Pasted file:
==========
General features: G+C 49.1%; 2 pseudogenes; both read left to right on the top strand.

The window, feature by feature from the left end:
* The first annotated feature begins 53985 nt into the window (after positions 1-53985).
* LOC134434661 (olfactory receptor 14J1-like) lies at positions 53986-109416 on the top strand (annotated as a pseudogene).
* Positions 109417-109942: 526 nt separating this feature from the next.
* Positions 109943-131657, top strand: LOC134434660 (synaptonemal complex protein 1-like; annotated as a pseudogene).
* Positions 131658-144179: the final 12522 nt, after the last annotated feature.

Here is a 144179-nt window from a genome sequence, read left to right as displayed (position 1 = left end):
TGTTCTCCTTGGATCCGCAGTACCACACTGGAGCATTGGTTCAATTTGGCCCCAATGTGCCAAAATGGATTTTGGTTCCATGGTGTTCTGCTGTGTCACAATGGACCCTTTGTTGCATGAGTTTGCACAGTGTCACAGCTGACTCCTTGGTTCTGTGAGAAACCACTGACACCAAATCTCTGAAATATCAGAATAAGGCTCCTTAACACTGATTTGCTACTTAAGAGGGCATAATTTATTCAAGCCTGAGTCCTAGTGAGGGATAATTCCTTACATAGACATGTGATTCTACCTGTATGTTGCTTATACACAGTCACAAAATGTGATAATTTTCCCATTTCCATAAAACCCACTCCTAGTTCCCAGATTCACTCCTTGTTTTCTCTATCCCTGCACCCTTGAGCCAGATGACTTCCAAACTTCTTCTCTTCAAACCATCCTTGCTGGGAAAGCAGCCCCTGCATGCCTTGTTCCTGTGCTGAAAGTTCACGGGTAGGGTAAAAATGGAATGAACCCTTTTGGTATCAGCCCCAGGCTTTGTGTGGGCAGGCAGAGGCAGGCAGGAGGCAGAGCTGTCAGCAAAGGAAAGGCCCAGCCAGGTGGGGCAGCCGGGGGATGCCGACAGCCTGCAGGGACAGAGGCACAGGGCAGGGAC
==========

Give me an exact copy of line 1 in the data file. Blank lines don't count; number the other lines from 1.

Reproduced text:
General features: G+C 49.1%; 2 pseudogenes; both read left to right on the top strand.